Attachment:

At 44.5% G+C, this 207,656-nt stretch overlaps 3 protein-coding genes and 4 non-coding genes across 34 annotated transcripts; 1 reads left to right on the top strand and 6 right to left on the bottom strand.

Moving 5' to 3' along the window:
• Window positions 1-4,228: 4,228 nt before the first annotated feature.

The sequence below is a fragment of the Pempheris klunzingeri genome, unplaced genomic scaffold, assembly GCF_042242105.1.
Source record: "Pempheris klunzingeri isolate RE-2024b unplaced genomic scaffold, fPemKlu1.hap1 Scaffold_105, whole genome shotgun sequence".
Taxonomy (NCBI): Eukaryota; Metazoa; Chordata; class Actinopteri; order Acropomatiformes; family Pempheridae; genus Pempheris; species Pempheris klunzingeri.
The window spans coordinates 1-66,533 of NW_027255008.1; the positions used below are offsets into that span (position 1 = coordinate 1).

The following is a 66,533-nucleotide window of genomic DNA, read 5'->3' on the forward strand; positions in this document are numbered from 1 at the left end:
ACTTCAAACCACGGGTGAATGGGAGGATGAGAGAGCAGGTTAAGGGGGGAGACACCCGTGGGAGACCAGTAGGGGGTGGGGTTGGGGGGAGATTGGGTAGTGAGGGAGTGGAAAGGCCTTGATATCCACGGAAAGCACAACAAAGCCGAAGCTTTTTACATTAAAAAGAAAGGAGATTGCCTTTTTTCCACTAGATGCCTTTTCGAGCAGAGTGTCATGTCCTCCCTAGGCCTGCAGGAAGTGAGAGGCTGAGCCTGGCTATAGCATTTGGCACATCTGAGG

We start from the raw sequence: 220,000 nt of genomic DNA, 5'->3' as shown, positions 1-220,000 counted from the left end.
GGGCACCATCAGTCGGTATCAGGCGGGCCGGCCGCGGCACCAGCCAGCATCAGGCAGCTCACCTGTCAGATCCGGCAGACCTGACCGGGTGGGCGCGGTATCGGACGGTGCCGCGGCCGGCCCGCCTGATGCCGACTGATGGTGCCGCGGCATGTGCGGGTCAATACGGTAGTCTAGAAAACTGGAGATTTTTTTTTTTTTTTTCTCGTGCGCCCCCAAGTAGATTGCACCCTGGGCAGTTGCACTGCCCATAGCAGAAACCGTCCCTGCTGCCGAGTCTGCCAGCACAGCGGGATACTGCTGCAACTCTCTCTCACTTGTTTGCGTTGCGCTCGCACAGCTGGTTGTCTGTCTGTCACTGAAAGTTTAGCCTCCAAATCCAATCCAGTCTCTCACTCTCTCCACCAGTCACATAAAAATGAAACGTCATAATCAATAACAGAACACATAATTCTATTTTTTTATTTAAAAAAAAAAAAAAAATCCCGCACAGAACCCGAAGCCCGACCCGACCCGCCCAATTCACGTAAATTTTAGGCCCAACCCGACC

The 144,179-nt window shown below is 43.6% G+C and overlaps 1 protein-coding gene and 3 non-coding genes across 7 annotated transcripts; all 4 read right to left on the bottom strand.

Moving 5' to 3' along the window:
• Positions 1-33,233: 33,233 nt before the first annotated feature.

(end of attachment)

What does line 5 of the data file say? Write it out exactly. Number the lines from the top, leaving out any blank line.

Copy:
Source record: "Pempheris klunzingeri isolate RE-2024b unplaced genomic scaffold, fPemKlu1.hap1 Scaffold_105, whole genome shotgun sequence".